Contemporaneous with Throbbing Gristle, Chrome’s formation in 1975 firmly placed its industrial experiments in anticipation of punk with their sonic legacy continuing as postpunk sound. In what is a typical two-ish minute duration of a punk song—say, the Germs’ “Manimal”—Chrome’s “Animal” from Red Exposure (1980) sounds as if it were made of chrome. Tinny, metallic tape manipulations and synthesized guitar make each note sound as if it were sinking in deep, murky water. It is a groove emerging from a bath of acid. For the less-vanilla-inclined ear, this combination of sounds is also immensely erotic. Listening to these multiple sonic elements against the logic of normative arrangement means listening to queer forms of relationally. Here, aural encounters are defined by misalignment rather than complementarity.
The equally confrontational sounds of proto-punk duo Suicide, consisting of the late Alan Vega’s often-terrifying vocals and alarming sparseness of Martin Rev’s keyboard work, ushered in what became No Wave. No Wave, New York’s downtown art-film-performance underground of the 1970s, was a cultural anti-movement that contested the increasing popularity of New Wave as subcultural sound. Visually documented in Kris Needs’s Dream Baby Dream: Suicide: A New York Story (2015), Suicide was one of the first to put “punk music” on fliers for their early 1970s gigs at avant-jazz venues and underground art spaces. We hear punk in Suicide when listening for deviations from punk’s dominant formulae of masculine, churning guitar-rock.
While Suicide’s shows were notoriously destruction-inviting as performances, the antagonism of their sound was established through the use of drum machines instead of drums, incorporation of shadowy forms of disco’s repetition, and, at times, a crooning gone awry. Accordingly, “Girl” on their self-titled 1977 album chill-drips sex as Rev’s opening sequence of full-bodied, low tones undulate at angles for its listeners. Less expected as an accompaniment is Vega’s quivery “turn me on,” murmured “yeahs,” and carnal utters of “oh girl,” which reassign any sense of typically gendered desire. He pleads “touch me soft” before fully offering himself up: these tortured requests morph into submissive orgasmic expressions of desire. Here we might call up the temporally correct yet misplaced mixture of black female sexual agency as disco rhythm and vocal moan-cries in Donna Summer mixed with Iggy Pop’s gravelly appeal on The Stooges’ “Penetration.” Punk’s transgressions are not merely sexual in this case, rather, they embody auditory forms of a sexual avant-garde.
Coming out of New York’s No Wave milieu, Sonic Youth, whose “The Good and the Bad” from their self-titled EP Sonic Youth (1982) defines punk in the negative, by forcing us to revel in dissonance. Thurston Moore plays heavy bass as Kim Gordon and Lee Ranaldo continuously build endless dissonance. The song collapses onto itself until it becomes a rebellious pleasure, an oppositionally melodic omen. The song ends with the heavy bass that initially introduced the song. In opposition to the three-minute Ramones single, it is eight minutes of exhilaratingly wrong notes and inconsistent drumming. The song doesn’t champion “bad,” it breaks down the binary: it refuses to be read as good or bad. Similarly, a live version of this song featuring some vocal work by Moore and Gordon is named “Loud and Soft”—a key description functioning all at once to signal the refusal to be named or the need for classificatory stability—sonic, social, or otherwise.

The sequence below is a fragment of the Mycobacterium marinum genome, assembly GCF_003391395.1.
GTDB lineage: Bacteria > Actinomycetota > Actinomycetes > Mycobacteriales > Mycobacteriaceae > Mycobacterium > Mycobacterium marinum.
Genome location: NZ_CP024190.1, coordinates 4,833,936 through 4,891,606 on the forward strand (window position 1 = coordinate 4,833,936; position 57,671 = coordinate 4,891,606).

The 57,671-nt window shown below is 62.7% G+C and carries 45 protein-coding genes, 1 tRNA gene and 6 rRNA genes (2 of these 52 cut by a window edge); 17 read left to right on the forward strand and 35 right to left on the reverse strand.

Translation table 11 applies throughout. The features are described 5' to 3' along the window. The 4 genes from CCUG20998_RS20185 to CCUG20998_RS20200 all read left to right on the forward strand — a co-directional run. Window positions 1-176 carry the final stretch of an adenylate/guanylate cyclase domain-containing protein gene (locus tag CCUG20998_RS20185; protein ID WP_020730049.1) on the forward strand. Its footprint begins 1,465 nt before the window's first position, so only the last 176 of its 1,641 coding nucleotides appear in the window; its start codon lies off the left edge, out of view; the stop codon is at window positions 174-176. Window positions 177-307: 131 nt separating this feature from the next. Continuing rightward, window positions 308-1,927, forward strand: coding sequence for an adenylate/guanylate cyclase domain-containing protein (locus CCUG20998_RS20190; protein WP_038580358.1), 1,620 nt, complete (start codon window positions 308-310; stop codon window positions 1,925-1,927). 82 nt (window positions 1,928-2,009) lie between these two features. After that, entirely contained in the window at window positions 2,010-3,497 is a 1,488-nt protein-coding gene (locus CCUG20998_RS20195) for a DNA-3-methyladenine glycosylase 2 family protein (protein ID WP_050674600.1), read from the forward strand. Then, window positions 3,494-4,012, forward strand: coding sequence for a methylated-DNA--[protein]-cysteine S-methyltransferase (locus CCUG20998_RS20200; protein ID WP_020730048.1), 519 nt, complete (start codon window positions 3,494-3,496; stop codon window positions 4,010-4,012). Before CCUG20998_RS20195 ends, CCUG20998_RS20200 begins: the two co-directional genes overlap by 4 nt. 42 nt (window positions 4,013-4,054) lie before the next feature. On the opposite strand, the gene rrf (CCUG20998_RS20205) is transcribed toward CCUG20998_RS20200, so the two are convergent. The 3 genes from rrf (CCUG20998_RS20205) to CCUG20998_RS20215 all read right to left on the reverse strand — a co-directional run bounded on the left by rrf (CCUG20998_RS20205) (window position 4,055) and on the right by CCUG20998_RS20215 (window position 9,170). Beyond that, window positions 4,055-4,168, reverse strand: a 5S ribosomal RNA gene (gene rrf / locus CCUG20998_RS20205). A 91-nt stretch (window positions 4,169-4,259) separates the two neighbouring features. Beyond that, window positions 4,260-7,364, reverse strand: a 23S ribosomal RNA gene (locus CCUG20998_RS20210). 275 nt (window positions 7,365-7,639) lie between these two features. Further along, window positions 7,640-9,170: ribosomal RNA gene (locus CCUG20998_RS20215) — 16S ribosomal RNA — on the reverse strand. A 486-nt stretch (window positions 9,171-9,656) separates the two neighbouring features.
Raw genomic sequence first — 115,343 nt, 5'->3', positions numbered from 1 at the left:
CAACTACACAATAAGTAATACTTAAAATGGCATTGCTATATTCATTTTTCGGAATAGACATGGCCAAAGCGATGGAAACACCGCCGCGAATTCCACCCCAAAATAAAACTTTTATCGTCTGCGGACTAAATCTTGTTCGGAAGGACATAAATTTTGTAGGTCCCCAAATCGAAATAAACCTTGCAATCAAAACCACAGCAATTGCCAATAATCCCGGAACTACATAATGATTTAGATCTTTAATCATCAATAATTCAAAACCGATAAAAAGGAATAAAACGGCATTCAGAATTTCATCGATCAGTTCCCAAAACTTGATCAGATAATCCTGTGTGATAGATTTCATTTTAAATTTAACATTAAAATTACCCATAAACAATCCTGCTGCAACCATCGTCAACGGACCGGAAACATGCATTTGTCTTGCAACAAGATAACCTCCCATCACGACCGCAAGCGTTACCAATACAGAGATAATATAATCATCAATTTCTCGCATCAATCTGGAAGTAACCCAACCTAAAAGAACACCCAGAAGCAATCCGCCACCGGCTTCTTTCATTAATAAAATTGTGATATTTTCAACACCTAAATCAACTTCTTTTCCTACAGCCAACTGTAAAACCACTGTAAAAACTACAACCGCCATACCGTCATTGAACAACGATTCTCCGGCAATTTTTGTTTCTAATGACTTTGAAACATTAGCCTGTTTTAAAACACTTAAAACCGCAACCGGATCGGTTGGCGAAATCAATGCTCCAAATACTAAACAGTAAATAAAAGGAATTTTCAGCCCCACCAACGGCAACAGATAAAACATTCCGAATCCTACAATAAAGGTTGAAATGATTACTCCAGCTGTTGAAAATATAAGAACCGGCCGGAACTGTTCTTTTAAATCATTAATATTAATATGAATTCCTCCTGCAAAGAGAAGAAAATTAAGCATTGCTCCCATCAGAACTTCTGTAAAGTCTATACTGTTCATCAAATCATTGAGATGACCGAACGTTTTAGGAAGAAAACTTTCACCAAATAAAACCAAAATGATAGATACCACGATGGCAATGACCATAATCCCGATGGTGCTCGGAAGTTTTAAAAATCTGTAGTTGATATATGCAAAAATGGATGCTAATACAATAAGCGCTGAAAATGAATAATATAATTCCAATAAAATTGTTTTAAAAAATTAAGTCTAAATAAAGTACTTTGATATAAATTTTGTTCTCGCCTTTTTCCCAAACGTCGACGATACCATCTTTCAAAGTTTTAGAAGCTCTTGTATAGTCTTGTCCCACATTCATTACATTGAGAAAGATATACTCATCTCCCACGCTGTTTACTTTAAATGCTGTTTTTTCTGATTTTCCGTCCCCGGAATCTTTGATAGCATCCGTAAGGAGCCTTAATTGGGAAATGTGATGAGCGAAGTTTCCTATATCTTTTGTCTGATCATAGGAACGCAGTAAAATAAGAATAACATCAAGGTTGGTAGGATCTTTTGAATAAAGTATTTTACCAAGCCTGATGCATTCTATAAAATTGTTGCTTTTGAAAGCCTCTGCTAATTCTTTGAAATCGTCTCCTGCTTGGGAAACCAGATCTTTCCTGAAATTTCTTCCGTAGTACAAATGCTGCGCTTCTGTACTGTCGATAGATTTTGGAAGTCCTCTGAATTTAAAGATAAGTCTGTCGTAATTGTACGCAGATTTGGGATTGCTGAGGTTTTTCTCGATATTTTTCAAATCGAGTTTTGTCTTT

The musical analogue to Jamie Reid’s Nowhere Buses (1972) image, used for The Sex Pistols’ “Pretty Vacant” (1977) single, is the vocalization of “no future.” Perhaps there was no future for punk’s initial impact if comprehensibility implied watering it down for dull masses. At stake in the politics of punk sound are the identities negotiated at its incomprehensible fringes–they productively and spiritually account for marginal experience. In Xiu Xiu’s “Stupid in the Dark”, we can detect a dark renewal of The Pistols’ not wanting a “holiday in the sun.” Like the others I have pointed to in this essay, Xiu Xiu recognizes how the prurient dangers of night are necessary for non-normativity and discordant strangeness to flourish. In Dirty Beaches’ distanced echoing we can listen for a bloody smirk in the muffled vocal of “Night Walk” (2013) and, rather than necessarily take that bus to nowhere, go somewhere by taking that walk on the other sides of the conventional.
Cover image is “Cramps-3” by Chad Johnson CC BY-NC-ND.
Yetta Howard is Assistant Professor of English and Comparative Literature at San Diego State University. She specializes in gender and sexuality studies, queer studies, and feminist theories of race and ethnicity. Emphasizing visual and auditory texts, her research and teaching focuses on 20th- and 21st-century American cultural studies with an investment in unpopular, experimental, and underground cultural production. Some of Howard’s work appears in TSQ: Transgender Studies Quarterly, The Journal of Popular Culture, and Women & Performance: A Journal of Feminist Theory. Her book manuscript, Ugly Differences: Queer Female Sexuality in the Underground, is under contract with the University of Illinois Press.